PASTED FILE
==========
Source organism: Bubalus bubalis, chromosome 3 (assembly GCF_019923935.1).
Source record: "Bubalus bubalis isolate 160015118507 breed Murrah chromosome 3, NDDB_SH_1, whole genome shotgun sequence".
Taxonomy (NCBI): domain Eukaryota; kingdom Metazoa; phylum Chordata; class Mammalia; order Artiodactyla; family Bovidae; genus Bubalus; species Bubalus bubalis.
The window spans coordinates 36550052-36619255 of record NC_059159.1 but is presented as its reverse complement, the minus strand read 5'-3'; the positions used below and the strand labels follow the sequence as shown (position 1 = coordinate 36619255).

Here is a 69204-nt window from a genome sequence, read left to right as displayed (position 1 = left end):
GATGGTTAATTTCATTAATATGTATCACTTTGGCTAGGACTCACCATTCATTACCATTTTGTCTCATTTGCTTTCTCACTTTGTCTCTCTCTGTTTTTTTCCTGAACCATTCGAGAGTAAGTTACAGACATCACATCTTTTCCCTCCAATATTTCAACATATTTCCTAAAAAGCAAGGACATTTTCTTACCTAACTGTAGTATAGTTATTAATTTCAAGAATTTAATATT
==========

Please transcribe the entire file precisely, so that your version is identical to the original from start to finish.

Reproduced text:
Source organism: Bubalus bubalis, chromosome 3 (assembly GCF_019923935.1).
Source record: "Bubalus bubalis isolate 160015118507 breed Murrah chromosome 3, NDDB_SH_1, whole genome shotgun sequence".
Taxonomy (NCBI): domain Eukaryota; kingdom Metazoa; phylum Chordata; class Mammalia; order Artiodactyla; family Bovidae; genus Bubalus; species Bubalus bubalis.
The window spans coordinates 36550052-36619255 of record NC_059159.1 but is presented as its reverse complement, the minus strand read 5'-3'; the positions used below and the strand labels follow the sequence as shown (position 1 = coordinate 36619255).

Here is a 69204-nt window from a genome sequence, read left to right as displayed (position 1 = left end):
GATGGTTAATTTCATTAATATGTATCACTTTGGCTAGGACTCACCATTCATTACCATTTTGTCTCATTTGCTTTCTCACTTTGTCTCTCTCTGTTTTTTTCCTGAACCATTCGAGAGTAAGTTACAGACATCACATCTTTTCCCTCCAATATTTCAACATATTTCCTAAAAAGCAAGGACATTTTCTTACCTAACTGTAGTATAGTTATTAATTTCAAGAATTTAATATT